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Jazzlyne

Why did you decide that Exeter was the best place to study your particular subject?

I love the campus based setting the university has. It is so green which makes it very relaxing and breathable. It has a good mix of historic and modern buildings, and many little quirky spots you can explore. It has 23 subjects ranked in the top 10 in the UK, and that makes the university a very well-rounded place to hone your knowledge.

Describe your typical day at Exeter

My timetable has a lot of independent study, meaning I don’t have a lot of classes to attend. Although this gives us more free time, it helps us learn to manage our time well, especially if we want to make time for other activities and plans around school work. On weekends, I tend to take a break from work and either go to nearby towns, or book facilities in the sports park to let off some steam.

What are the best aspects of studying within your department?

Speaking as a final year student, the freedom and range of options I had in my final year courses was probably the best aspect of my department. The given assignments were all very flexible to our interests, which really compelled me to invest my time in and helped me produce better results than it otherwise would. My lecturers were very open to discussing different kinds of ideas and issues in classes and assignments, and I feel like that allowed me to explore issues in such a unique and creative way, and in much greater depth which I otherwise would not have.

How would you describe the vibe on campus?

Both vibrant and relaxing at the same time. Depending on the time of day and place you’re at, the university offers a range of places that you can find to suit your preferred work environment.

What activities are you taking part in?

I am part of the Sailing Society, the Exeter Student Volunteers (ESV), and the Indonesian Society where I have held the position of social secretary in my second year. I loved that I was able to learn a new sport (Sailing), even coming in as a complete beginner in my final year. The members and committee were all very friendly, and even though I rarely joined the socials, they held so many (casual) sailing trips that it made it easy to make friends and get to know members. ESV allowed me to volunteer on a semi-regular basis, and helped me secure work experience in the sector I want to work in in the future (Education).

What particular skills are you gaining from this experience? Will this help you in your choice of career?

Having been in such a supportive academic, working environment I feel like I have a better sense of my desired work environment. I have spoken to different academics in the field I am interested in, and that has helped me better navigate myself in what I would otherwise know a limited amount about. They have been very real with their experiences, and allowed me to really weigh the prospects of working in the sector I intend to pursue.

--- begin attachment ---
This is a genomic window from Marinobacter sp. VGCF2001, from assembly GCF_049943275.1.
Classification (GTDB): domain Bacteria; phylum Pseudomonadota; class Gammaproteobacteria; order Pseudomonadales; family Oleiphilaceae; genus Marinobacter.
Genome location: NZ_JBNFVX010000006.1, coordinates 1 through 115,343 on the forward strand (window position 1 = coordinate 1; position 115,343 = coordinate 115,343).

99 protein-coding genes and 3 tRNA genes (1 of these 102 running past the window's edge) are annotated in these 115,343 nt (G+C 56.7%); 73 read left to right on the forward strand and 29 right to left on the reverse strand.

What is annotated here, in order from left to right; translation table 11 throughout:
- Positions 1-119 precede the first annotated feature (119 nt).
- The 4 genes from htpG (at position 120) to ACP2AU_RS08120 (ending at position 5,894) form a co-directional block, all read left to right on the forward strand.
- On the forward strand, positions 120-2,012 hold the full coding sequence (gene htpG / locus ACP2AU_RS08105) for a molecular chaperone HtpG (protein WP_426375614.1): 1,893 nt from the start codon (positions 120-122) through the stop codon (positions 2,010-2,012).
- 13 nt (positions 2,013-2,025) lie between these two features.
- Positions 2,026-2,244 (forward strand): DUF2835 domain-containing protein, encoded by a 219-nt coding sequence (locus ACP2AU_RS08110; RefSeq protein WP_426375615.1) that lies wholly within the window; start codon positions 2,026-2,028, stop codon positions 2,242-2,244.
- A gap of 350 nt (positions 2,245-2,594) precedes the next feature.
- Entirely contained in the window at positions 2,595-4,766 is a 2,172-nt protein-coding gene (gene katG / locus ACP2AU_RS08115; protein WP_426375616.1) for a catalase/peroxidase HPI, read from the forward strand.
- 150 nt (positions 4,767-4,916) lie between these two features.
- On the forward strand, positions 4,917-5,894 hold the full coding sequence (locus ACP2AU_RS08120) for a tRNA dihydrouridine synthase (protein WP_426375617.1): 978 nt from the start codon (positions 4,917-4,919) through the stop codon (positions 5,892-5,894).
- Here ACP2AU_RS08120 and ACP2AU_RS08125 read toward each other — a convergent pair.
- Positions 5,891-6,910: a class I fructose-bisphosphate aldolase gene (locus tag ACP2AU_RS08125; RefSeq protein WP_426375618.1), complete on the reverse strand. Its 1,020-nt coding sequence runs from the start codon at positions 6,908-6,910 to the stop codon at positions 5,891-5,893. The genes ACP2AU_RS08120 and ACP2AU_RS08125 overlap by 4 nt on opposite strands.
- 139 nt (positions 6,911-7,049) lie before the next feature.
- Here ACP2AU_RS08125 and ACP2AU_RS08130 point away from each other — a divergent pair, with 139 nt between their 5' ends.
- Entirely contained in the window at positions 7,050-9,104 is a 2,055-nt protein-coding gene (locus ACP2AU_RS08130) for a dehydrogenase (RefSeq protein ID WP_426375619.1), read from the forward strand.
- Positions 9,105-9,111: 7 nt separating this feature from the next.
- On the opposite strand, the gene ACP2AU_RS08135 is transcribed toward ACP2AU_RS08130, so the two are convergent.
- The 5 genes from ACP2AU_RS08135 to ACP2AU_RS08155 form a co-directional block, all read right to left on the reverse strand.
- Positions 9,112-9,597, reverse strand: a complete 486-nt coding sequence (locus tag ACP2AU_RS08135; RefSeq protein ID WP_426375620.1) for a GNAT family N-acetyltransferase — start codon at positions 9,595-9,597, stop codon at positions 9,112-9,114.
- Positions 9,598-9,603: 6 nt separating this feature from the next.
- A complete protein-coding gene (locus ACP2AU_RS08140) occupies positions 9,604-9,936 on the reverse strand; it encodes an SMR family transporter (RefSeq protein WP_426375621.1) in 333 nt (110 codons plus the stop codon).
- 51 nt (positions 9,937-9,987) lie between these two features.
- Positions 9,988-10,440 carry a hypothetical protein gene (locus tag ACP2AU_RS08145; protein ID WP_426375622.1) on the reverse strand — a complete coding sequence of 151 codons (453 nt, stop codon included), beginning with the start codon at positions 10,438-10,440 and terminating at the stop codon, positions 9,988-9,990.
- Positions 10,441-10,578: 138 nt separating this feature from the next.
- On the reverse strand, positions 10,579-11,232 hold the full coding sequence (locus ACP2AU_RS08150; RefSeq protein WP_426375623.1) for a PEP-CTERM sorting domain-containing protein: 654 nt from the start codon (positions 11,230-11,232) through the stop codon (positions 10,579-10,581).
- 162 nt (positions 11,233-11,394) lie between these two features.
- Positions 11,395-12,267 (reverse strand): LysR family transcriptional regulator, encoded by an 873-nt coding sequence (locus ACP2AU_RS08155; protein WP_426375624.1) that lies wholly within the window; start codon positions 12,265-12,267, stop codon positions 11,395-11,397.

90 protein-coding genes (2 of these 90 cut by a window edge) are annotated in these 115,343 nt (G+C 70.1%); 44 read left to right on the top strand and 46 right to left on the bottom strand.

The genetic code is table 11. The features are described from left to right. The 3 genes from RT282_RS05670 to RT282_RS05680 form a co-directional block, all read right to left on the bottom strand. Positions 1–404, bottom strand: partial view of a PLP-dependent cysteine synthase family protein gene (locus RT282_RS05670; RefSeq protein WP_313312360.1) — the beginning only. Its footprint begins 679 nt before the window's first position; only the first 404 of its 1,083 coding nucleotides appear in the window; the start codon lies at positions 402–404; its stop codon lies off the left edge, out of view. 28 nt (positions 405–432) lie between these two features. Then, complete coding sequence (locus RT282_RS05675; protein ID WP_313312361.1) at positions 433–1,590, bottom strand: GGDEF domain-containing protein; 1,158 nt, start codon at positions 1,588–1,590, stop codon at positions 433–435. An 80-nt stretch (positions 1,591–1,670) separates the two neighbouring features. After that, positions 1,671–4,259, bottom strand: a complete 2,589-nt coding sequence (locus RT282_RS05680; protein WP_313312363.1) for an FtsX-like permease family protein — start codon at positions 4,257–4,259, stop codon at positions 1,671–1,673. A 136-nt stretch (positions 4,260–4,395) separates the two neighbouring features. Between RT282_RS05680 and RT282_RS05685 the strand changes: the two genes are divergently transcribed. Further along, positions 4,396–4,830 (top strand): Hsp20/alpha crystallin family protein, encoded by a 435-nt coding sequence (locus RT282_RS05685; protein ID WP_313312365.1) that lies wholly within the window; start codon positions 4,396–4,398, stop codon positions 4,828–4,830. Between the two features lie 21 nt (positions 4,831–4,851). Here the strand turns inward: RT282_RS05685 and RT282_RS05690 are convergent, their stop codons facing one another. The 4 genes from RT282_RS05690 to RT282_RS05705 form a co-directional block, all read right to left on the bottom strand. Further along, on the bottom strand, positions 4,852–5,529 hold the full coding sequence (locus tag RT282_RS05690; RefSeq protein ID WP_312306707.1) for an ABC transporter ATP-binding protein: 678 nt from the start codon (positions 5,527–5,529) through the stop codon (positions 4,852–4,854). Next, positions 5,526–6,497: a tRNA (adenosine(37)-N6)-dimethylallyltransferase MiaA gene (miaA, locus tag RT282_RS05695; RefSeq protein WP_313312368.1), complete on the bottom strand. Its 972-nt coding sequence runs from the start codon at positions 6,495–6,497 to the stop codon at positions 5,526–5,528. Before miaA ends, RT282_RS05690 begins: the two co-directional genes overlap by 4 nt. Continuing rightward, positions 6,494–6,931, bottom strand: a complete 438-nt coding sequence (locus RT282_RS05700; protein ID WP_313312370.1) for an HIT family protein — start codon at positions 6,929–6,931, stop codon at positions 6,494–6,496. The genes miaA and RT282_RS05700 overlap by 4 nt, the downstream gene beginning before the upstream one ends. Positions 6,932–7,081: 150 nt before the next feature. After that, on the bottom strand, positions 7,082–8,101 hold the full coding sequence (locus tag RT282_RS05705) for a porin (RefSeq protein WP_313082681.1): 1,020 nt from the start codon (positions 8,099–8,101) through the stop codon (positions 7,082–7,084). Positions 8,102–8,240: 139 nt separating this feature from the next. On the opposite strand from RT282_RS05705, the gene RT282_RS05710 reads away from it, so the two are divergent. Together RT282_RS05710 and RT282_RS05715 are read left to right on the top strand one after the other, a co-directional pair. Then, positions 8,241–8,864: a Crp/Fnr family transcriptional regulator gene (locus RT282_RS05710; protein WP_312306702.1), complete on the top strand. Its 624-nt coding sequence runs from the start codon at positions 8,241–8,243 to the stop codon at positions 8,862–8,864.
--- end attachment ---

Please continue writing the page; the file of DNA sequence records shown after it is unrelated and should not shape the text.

What’s the best thing about living in Exeter?

The best thing about living in Exeter is that it’s only a few train stops away from the sea, beautiful cities such as Bristol and Bath, and there are many opportunities to explore the English countryside. Although it is easier if you have a car, there are many societies that promote these activities for you to easily enjoy them with a group too.

Would you recommend Exeter to your friends?

I would definitely recommend Exeter to prospective students. I think it’s a really good breath of fresh air; its peaceful and quiet, and just a great place to be able to focus on what you want to do without the hustle of the typical, busy, city life.

What advice would you give students planning on coming to the University of Exeter?

Take it at your own pace, and be willing to learn and grow as a student and as an individual. Know that your lecturers and the university resources are there to help you out so long as you’re proactive and willing to use it, and make use of the societies that match your interests as they can be a good break from the rigorous academic routine you may have.

Has the University been supportive during your time here?

The university has been extremely supportive during my time here, especially in my final year, a stressful time with graduation and work pressures constantly looming. I utilized the University’s wellbeing services and they were truly such a help for my mental health as the professional help really made the difference. I reached out to academics from different colleges and different departments when I had interests outside my chosen degree, and they have all been so welcoming and willing to share their expertise.

I took part in a range of activities outside the university as well, and having communicated those to the university, they were very supportive in encouraging them which undoubtedly helped me further develop the skills for me to grow both personally and professionally.

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